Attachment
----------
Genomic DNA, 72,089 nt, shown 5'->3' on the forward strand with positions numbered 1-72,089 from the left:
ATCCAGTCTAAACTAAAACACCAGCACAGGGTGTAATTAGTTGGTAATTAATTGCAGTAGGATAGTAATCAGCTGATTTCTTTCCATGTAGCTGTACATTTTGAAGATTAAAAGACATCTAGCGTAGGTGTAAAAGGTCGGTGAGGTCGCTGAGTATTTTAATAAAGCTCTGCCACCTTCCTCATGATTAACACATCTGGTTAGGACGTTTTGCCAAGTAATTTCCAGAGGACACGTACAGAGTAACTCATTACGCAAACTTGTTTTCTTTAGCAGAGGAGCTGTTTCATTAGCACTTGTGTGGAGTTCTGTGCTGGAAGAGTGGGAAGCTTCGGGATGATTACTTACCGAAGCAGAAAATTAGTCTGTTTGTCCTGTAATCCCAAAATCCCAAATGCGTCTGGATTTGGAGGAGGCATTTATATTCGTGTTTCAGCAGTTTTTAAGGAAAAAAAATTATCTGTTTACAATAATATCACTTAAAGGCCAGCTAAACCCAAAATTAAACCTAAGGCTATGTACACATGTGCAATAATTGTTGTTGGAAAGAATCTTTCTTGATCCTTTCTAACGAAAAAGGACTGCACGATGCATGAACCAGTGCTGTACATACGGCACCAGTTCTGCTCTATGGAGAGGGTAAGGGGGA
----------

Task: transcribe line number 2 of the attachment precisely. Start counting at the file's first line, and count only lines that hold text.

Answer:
ATCCAGTCTAAACTAAAACACCAGCACAGGGTGTAATTAGTTGGTAATTAATTGCAGTAGGATAGTAATCAGCTGATTTCTTTCCATGTAGCTGTACATTTTGAAGATTAAAAGACATCTAGCGTAGGTGTAAAAGGTCGGTGAGGTCGCTGAGTATTTTAATAAAGCTCTGCCACCTTCCTCATGATTAACACATCTGGTTAGGACGTTTTGCCAAGTAATTTCCAGAGGACACGTACAGAGTAACTCATTACGCAAACTTGTTTTCTTTAGCAGAGGAGCTGTTTCATTAGCACTTGTGTGGAGTTCTGTGCTGGAAGAGTGGGAAGCTTCGGGATGATTACTTACCGAAGCAGAAAATTAGTCTGTTTGTCCTGTAATCCCAAAATCCCAAATGCGTCTGGATTTGGAGGAGGCATTTATATTCGTGTTTCAGCAGTTTTTAAGGAAAAAAAATTATCTGTTTACAATAATATCACTTAAAGGCCAGCTAAACCCAAAATTAAACCTAAGGCTATGTACACATGTGCAATAATTGTTGTTGGAAAGAATCTTTCTTGATCCTTTCTAACGAAAAAGGACTGCACGATGCATGAACCAGTGCTGTACATACGGCACCAGTTCTGCTCTATGGAGAGGGTAAGGGGGA